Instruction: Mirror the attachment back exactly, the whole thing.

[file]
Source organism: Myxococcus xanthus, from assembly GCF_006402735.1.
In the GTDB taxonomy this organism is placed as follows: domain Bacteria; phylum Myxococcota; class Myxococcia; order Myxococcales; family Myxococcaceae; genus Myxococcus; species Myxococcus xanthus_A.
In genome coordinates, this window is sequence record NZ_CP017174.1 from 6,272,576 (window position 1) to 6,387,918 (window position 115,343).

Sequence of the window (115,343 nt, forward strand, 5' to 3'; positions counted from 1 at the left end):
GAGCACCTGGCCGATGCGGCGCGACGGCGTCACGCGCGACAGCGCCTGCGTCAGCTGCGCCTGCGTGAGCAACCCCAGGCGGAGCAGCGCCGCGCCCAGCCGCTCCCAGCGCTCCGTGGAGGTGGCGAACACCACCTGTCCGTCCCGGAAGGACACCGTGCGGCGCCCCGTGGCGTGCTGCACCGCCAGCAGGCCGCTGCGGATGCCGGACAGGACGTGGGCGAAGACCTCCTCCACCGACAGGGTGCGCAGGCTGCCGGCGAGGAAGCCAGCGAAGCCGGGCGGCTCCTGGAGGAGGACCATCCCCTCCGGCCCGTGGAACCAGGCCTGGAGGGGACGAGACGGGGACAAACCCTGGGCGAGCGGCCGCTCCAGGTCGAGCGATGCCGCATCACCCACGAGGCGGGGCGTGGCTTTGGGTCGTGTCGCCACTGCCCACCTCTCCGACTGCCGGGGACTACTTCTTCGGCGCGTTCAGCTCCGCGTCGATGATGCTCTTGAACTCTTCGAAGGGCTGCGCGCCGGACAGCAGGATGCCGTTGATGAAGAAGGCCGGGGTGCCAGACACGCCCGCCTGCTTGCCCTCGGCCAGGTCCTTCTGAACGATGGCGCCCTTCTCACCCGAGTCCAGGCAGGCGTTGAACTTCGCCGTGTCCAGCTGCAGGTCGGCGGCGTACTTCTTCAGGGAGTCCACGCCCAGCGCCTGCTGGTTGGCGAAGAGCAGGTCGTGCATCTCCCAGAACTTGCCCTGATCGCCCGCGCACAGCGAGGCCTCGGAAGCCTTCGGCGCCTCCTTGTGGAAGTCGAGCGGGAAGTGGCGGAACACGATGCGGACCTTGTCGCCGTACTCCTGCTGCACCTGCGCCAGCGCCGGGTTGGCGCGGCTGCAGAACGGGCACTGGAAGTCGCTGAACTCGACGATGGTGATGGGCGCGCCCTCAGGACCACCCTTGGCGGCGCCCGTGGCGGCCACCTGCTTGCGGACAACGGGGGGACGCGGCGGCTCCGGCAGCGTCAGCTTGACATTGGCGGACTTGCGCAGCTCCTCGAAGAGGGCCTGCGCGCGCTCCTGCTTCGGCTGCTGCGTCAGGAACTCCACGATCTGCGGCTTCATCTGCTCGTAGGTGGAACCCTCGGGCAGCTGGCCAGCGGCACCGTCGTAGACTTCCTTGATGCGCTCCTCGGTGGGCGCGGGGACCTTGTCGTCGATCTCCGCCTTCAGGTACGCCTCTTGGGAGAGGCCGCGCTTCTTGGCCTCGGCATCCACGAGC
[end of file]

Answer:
Source organism: Myxococcus xanthus, from assembly GCF_006402735.1.
In the GTDB taxonomy this organism is placed as follows: domain Bacteria; phylum Myxococcota; class Myxococcia; order Myxococcales; family Myxococcaceae; genus Myxococcus; species Myxococcus xanthus_A.
In genome coordinates, this window is sequence record NZ_CP017174.1 from 6,272,576 (window position 1) to 6,387,918 (window position 115,343).

Sequence of the window (115,343 nt, forward strand, 5' to 3'; positions counted from 1 at the left end):
GAGCACCTGGCCGATGCGGCGCGACGGCGTCACGCGCGACAGCGCCTGCGTCAGCTGCGCCTGCGTGAGCAACCCCAGGCGGAGCAGCGCCGCGCCCAGCCGCTCCCAGCGCTCCGTGGAGGTGGCGAACACCACCTGTCCGTCCCGGAAGGACACCGTGCGGCGCCCCGTGGCGTGCTGCACCGCCAGCAGGCCGCTGCGGATGCCGGACAGGACGTGGGCGAAGACCTCCTCCACCGACAGGGTGCGCAGGCTGCCGGCGAGGAAGCCAGCGAAGCCGGGCGGCTCCTGGAGGAGGACCATCCCCTCCGGCCCGTGGAACCAGGCCTGGAGGGGACGAGACGGGGACAAACCCTGGGCGAGCGGCCGCTCCAGGTCGAGCGATGCCGCATCACCCACGAGGCGGGGCGTGGCTTTGGGTCGTGTCGCCACTGCCCACCTCTCCGACTGCCGGGGACTACTTCTTCGGCGCGTTCAGCTCCGCGTCGATGATGCTCTTGAACTCTTCGAAGGGCTGCGCGCCGGACAGCAGGATGCCGTTGATGAAGAAGGCCGGGGTGCCAGACACGCCCGCCTGCTTGCCCTCGGCCAGGTCCTTCTGAACGATGGCGCCCTTCTCACCCGAGTCCAGGCAGGCGTTGAACTTCGCCGTGTCCAGCTGCAGGTCGGCGGCGTACTTCTTCAGGGAGTCCACGCCCAGCGCCTGCTGGTTGGCGAAGAGCAGGTCGTGCATCTCCCAGAACTTGCCCTGATCGCCCGCGCACAGCGAGGCCTCGGAAGCCTTCGGCGCCTCCTTGTGGAAGTCGAGCGGGAAGTGGCGGAACACGATGCGGACCTTGTCGCCGTACTCCTGCTGCACCTGCGCCAGCGCCGGGTTGGCGCGGCTGCAGAACGGGCACTGGAAGTCGCTGAACTCGACGATGGTGATGGGCGCGCCCTCAGGACCACCCTTGGCGGCGCCCGTGGCGGCCACCTGCTTGCGGACAACGGGGGGACGCGGCGGCTCCGGCAGCGTCAGCTTGACATTGGCGGACTTGCGCAGCTCCTCGAAGAGGGCCTGCGCGCGCTCCTGCTTCGGCTGCTGCGTCAGGAACTCCACGATCTGCGGCTTCATCTGCTCGTAGGTGGAACCCTCGGGCAGCTGGCCAGCGGCACCGTCGTAGACTTCCTTGATGCGCTCCTCGGTGGGCGCGGGGACCTTGTCGTCGATCTCCGCCTTCAGGTACGCCTCTTGGGAGAGGCCGCGCTTCTTGGCCTCGGCATCCACGAGC